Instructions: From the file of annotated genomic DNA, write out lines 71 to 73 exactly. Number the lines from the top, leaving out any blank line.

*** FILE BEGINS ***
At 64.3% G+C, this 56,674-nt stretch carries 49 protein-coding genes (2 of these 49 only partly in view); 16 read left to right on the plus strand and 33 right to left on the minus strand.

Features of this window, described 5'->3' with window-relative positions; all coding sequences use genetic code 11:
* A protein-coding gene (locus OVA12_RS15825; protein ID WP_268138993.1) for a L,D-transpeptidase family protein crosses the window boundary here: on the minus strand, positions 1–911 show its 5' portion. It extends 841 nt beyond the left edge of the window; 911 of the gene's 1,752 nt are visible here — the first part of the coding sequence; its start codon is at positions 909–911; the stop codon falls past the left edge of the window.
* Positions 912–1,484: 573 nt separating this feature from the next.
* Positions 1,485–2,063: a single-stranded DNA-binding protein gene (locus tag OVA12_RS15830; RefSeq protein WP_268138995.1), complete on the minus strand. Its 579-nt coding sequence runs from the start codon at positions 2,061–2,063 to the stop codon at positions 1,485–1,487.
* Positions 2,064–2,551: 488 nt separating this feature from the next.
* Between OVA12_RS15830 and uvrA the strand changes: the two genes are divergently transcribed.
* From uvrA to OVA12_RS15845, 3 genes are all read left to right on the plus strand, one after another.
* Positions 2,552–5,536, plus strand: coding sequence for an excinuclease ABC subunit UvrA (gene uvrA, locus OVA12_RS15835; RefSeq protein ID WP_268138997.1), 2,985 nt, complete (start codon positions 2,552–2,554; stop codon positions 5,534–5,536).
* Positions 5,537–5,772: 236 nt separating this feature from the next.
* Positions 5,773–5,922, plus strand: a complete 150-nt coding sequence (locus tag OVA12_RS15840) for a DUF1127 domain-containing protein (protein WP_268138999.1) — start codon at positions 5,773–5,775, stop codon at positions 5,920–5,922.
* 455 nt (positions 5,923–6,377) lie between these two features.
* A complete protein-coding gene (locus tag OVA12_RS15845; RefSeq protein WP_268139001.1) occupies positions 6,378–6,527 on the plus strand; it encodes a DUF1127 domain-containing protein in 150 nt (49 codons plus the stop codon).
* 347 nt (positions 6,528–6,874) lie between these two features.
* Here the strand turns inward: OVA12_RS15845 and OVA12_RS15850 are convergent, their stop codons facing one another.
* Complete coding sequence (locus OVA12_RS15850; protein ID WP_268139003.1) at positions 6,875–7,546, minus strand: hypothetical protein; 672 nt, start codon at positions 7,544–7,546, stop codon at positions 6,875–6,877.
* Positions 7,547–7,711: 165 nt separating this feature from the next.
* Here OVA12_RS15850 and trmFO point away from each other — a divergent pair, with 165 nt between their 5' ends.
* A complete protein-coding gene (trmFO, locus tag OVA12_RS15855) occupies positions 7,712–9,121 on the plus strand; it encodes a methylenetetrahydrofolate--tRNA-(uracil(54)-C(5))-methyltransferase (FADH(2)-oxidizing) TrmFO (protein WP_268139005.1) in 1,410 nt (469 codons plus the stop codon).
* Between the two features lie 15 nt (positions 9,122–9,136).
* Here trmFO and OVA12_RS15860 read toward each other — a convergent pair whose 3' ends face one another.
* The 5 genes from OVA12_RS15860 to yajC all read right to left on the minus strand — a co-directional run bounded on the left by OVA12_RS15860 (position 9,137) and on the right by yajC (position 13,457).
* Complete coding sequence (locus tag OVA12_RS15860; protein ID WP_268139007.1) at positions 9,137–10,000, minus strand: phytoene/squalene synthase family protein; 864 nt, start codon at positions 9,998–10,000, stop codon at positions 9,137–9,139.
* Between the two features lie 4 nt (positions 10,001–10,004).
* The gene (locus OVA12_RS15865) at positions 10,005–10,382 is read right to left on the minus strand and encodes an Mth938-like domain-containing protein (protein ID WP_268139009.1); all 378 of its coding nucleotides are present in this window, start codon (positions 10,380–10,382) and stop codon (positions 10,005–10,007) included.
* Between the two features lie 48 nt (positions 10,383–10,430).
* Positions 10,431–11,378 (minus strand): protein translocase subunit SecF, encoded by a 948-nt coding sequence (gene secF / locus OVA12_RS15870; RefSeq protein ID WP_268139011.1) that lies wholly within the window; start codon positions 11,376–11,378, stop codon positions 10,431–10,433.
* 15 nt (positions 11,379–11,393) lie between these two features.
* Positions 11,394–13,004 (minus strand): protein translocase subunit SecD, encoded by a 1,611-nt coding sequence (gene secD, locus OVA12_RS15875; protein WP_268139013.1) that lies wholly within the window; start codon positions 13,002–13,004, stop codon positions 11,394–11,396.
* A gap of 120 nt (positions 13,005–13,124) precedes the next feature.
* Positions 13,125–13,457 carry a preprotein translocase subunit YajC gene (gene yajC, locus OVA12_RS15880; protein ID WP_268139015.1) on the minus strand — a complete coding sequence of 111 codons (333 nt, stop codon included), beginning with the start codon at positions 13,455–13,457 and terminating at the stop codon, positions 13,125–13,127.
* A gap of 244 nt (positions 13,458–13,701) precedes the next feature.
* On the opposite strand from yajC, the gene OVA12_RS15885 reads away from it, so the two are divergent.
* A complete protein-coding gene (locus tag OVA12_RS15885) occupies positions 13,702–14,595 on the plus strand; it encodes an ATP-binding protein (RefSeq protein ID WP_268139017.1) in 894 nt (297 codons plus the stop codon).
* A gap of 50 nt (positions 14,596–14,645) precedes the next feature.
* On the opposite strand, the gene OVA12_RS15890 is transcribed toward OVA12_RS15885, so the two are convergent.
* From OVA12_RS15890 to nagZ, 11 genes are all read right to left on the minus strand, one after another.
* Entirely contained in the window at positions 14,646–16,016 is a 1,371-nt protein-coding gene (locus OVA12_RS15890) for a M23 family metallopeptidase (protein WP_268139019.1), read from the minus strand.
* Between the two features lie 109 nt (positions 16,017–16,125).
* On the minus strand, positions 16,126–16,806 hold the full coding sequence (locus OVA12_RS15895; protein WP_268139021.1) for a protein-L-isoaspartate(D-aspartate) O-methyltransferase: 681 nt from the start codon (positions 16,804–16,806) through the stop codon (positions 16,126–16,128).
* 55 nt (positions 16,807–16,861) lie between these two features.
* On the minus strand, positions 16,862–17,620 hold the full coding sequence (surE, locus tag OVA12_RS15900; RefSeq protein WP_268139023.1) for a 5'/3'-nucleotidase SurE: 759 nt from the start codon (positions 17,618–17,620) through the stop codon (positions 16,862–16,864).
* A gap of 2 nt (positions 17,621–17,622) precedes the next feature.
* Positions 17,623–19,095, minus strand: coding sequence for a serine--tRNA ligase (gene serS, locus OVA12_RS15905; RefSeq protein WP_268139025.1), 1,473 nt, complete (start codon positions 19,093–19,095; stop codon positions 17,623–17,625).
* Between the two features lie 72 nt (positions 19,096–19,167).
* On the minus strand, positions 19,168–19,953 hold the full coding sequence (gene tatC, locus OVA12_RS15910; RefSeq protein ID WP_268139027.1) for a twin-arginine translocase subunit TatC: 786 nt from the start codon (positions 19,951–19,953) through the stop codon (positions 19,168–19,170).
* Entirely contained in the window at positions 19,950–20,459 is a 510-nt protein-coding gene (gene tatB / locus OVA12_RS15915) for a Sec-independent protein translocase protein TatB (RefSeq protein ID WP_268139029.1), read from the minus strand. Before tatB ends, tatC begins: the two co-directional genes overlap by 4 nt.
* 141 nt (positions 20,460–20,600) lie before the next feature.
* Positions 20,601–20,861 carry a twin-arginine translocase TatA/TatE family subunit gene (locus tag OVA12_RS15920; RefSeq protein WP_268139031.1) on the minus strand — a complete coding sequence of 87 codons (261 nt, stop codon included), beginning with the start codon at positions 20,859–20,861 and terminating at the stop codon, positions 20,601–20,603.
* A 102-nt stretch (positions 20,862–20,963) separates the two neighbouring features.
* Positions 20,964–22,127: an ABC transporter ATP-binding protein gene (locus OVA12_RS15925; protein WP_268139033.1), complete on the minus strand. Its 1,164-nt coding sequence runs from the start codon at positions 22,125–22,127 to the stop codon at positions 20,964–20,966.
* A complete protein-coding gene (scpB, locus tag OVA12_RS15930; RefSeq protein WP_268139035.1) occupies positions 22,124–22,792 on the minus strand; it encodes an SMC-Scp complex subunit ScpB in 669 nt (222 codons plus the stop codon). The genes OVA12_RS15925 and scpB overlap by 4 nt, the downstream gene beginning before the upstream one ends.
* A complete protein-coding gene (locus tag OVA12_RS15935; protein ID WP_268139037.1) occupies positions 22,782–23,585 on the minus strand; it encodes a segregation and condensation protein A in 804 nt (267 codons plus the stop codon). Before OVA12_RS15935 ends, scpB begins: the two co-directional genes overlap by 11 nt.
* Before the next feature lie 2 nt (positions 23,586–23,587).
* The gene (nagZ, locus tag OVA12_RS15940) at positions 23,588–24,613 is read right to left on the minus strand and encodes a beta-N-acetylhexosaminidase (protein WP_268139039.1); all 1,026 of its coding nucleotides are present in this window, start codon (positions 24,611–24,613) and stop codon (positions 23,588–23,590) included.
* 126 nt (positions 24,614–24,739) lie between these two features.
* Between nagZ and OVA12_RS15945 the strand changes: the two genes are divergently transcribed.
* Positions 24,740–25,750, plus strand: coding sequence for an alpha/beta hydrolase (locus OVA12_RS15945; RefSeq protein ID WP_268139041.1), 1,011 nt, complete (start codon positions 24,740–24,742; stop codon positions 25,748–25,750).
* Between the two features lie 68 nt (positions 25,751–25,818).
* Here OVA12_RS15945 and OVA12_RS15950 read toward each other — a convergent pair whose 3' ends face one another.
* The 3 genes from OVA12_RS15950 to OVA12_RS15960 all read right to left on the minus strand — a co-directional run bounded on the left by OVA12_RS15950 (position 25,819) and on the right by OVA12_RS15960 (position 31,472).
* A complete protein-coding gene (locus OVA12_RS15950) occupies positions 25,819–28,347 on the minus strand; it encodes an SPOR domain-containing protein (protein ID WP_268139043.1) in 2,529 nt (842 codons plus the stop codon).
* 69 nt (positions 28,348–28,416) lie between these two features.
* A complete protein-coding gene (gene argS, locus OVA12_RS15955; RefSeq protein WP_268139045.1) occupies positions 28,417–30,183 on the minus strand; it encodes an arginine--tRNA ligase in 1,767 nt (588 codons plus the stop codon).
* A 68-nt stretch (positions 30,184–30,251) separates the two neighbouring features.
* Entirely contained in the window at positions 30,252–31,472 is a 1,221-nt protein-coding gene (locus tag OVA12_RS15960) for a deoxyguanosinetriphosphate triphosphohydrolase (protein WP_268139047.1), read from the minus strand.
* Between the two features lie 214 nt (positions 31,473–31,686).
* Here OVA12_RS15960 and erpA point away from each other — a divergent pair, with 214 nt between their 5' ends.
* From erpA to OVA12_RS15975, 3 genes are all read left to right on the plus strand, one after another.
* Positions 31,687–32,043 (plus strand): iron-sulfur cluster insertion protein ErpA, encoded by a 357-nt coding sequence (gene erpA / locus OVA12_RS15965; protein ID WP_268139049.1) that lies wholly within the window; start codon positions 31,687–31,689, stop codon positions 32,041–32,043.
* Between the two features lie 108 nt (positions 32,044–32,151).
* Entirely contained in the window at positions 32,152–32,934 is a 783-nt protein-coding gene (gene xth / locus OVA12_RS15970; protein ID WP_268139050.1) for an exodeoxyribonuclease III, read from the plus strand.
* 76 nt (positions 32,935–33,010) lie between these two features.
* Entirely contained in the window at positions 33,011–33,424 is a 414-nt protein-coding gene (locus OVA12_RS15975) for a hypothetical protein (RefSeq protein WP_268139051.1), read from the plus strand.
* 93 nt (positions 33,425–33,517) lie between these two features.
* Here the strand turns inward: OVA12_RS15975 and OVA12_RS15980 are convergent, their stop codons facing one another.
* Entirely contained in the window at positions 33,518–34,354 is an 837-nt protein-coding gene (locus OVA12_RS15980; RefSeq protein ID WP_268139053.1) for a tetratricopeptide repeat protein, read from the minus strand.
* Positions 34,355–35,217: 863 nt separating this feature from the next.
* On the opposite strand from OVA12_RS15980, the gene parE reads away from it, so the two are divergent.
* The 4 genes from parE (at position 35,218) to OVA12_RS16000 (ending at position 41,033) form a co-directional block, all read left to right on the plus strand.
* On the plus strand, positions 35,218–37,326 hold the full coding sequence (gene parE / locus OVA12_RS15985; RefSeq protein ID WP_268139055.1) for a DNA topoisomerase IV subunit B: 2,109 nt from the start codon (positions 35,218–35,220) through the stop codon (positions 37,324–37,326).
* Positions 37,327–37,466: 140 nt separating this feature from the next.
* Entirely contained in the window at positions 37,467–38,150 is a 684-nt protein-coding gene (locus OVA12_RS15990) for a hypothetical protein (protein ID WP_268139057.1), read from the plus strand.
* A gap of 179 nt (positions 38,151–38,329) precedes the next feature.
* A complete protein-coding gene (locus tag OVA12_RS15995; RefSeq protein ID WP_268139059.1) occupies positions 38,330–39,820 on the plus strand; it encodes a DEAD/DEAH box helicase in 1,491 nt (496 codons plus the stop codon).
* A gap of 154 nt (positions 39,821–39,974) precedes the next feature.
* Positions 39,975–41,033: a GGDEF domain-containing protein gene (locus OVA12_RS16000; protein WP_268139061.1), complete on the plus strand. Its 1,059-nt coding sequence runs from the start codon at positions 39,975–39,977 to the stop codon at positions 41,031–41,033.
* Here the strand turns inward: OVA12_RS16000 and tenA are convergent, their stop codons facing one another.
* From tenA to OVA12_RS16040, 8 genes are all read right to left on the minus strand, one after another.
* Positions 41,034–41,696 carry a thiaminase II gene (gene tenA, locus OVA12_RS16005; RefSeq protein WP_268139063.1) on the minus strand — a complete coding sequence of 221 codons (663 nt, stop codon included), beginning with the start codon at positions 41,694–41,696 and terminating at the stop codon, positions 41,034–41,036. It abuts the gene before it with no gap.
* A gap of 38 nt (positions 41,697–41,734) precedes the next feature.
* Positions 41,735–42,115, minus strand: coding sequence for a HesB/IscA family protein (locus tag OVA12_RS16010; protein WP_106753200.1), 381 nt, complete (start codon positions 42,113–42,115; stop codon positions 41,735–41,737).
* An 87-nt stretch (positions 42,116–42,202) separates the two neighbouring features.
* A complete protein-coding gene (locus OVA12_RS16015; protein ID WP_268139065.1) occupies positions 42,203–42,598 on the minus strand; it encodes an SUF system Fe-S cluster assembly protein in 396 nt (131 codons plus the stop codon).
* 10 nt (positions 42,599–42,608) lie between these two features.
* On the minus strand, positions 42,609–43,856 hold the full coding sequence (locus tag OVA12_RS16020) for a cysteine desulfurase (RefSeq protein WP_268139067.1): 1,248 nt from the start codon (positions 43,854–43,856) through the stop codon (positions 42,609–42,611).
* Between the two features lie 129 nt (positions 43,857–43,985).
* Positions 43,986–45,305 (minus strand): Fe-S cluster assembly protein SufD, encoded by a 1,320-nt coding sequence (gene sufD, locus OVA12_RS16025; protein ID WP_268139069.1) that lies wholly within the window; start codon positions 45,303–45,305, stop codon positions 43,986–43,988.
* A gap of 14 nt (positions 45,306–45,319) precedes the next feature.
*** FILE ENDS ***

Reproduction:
* Between the two features lie 108 nt (positions 32,044–32,151).
* Entirely contained in the window at positions 32,152–32,934 is a 783-nt protein-coding gene (gene xth / locus OVA12_RS15970; protein ID WP_268139050.1) for an exodeoxyribonuclease III, read from the plus strand.
* 76 nt (positions 32,935–33,010) lie between these two features.